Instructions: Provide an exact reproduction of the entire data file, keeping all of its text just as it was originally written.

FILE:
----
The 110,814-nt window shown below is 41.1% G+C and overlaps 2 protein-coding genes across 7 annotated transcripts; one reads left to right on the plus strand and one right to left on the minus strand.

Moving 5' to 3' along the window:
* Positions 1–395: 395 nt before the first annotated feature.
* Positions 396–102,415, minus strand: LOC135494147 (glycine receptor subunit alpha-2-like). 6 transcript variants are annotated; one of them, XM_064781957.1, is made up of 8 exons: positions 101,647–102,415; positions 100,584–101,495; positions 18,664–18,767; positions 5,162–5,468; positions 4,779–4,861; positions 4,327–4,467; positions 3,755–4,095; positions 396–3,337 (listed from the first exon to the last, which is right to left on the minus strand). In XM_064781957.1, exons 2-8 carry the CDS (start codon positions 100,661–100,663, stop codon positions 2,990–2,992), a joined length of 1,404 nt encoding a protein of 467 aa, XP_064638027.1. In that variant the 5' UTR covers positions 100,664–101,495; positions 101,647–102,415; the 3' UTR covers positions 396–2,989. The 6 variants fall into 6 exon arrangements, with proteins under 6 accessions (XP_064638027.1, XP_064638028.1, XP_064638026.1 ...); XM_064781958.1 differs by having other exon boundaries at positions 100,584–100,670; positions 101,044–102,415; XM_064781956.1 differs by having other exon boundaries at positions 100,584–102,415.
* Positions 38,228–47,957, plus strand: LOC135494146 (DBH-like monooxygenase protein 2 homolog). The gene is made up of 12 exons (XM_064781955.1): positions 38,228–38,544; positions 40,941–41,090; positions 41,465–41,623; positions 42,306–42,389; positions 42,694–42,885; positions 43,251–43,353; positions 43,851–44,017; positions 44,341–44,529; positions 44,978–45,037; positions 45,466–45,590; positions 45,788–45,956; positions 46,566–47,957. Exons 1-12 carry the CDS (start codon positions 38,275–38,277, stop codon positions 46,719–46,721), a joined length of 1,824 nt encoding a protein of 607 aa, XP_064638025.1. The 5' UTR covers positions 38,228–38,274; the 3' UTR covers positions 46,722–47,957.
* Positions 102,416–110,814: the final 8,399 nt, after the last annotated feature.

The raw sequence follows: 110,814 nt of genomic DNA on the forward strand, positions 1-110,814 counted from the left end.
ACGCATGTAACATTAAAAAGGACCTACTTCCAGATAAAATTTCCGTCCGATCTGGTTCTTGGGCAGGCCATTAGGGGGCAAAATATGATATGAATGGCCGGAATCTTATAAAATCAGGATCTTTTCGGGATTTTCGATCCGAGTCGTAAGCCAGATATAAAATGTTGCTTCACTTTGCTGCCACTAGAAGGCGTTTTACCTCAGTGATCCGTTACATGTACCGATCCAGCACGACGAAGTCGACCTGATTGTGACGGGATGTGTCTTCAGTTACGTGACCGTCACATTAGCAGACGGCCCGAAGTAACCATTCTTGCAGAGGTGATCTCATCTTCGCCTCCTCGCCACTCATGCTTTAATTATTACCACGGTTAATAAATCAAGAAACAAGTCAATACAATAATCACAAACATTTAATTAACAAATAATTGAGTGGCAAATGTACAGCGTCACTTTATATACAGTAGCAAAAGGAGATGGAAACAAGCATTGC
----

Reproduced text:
The 110,814-nt window shown below is 41.1% G+C and overlaps 2 protein-coding genes across 7 annotated transcripts; one reads left to right on the plus strand and one right to left on the minus strand.

Moving 5' to 3' along the window:
* Positions 1–395: 395 nt before the first annotated feature.
* Positions 396–102,415, minus strand: LOC135494147 (glycine receptor subunit alpha-2-like). 6 transcript variants are annotated; one of them, XM_064781957.1, is made up of 8 exons: positions 101,647–102,415; positions 100,584–101,495; positions 18,664–18,767; positions 5,162–5,468; positions 4,779–4,861; positions 4,327–4,467; positions 3,755–4,095; positions 396–3,337 (listed from the first exon to the last, which is right to left on the minus strand). In XM_064781957.1, exons 2-8 carry the CDS (start codon positions 100,661–100,663, stop codon positions 2,990–2,992), a joined length of 1,404 nt encoding a protein of 467 aa, XP_064638027.1. In that variant the 5' UTR covers positions 100,664–101,495; positions 101,647–102,415; the 3' UTR covers positions 396–2,989. The 6 variants fall into 6 exon arrangements, with proteins under 6 accessions (XP_064638027.1, XP_064638028.1, XP_064638026.1 ...); XM_064781958.1 differs by having other exon boundaries at positions 100,584–100,670; positions 101,044–102,415; XM_064781956.1 differs by having other exon boundaries at positions 100,584–102,415.
* Positions 38,228–47,957, plus strand: LOC135494146 (DBH-like monooxygenase protein 2 homolog). The gene is made up of 12 exons (XM_064781955.1): positions 38,228–38,544; positions 40,941–41,090; positions 41,465–41,623; positions 42,306–42,389; positions 42,694–42,885; positions 43,251–43,353; positions 43,851–44,017; positions 44,341–44,529; positions 44,978–45,037; positions 45,466–45,590; positions 45,788–45,956; positions 46,566–47,957. Exons 1-12 carry the CDS (start codon positions 38,275–38,277, stop codon positions 46,719–46,721), a joined length of 1,824 nt encoding a protein of 607 aa, XP_064638025.1. The 5' UTR covers positions 38,228–38,274; the 3' UTR covers positions 46,722–47,957.
* Positions 102,416–110,814: the final 8,399 nt, after the last annotated feature.

The raw sequence follows: 110,814 nt of genomic DNA on the forward strand, positions 1-110,814 counted from the left end.
ACGCATGTAACATTAAAAAGGACCTACTTCCAGATAAAATTTCCGTCCGATCTGGTTCTTGGGCAGGCCATTAGGGGGCAAAATATGATATGAATGGCCGGAATCTTATAAAATCAGGATCTTTTCGGGATTTTCGATCCGAGTCGTAAGCCAGATATAAAATGTTGCTTCACTTTGCTGCCACTAGAAGGCGTTTTACCTCAGTGATCCGTTACATGTACCGATCCAGCACGACGAAGTCGACCTGATTGTGACGGGATGTGTCTTCAGTTACGTGACCGTCACATTAGCAGACGGCCCGAAGTAACCATTCTTGCAGAGGTGATCTCATCTTCGCCTCCTCGCCACTCATGCTTTAATTATTACCACGGTTAATAAATCAAGAAACAAGTCAATACAATAATCACAAACATTTAATTAACAAATAATTGAGTGGCAAATGTACAGCGTCACTTTATATACAGTAGCAAAAGGAGATGGAAACAAGCATTGC